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    Last month, however, President Bush rolled back Clinton's orders that had called for reducing the arsenic level in water. So now it's unknown how vigorously any new pollution standards would be enforced. But legislators are chiming in.

    "We're going to send him [Bush] the movie. We're also going to send him a couple of bottles of water. One that has [high] levels of chromium 6 in it, and one that has low levels. I think he'll make the right choice," Boxer says. Her home state of California may have many sites where chromium wastes from defense plants may have wound up in the water supply.

    Woods says that her agency does regulate chromium 6 through control of total chromium in the water, and that safe levels are reviewed every six years as part of an overall clean-water standard. A preliminary decision about revising the levels is scheduled for later this year, but environmentalists are skeptical about any big changes.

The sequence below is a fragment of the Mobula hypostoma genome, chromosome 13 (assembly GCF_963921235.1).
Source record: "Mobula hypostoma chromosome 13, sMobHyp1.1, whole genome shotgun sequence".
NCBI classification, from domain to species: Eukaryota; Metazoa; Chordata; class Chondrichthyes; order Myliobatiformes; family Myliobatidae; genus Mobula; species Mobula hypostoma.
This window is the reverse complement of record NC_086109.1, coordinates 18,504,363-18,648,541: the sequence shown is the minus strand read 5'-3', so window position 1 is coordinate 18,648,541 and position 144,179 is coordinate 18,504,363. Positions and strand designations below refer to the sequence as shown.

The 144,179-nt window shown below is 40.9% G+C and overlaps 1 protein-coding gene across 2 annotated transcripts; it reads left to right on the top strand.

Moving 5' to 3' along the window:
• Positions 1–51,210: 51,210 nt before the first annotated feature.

"I think unless there's a gun being held to their head, [the EPA is] not moving forward on too many things right now," Eric Olson, JD, senior staff attorney for the National Resources Defense Council (NRDC), tells WebMD.

    Regarding Bush's recent arsenic reversal, one source speaking on condition of anonymity says the EPA could refer the arsenic question back to the NAS for another review.

    "That would be a huge joke," Ed Hopkins, director of environmental quality programs at the Sierra Club, tells WebMD. "Because in 1999, the [NAS] came out with a big study on arsenic in the water supply ... and said the EPA should revise the standard downward as promptly as possible. And to now go back to the NAS to do another study would be ridiculous," he says.

    Woods says she can't figure out where the rumor is coming from, but replies, "We're looking at all our options."

    Meanwhile, Boxer says that water supplies from Los Angeles to communities in Ohio and Massachusetts may be threatened with chromium 6. And in the House, some 150 Democrats are introducing legislation that would reverse the weakening of the rules governing arsenic in water.

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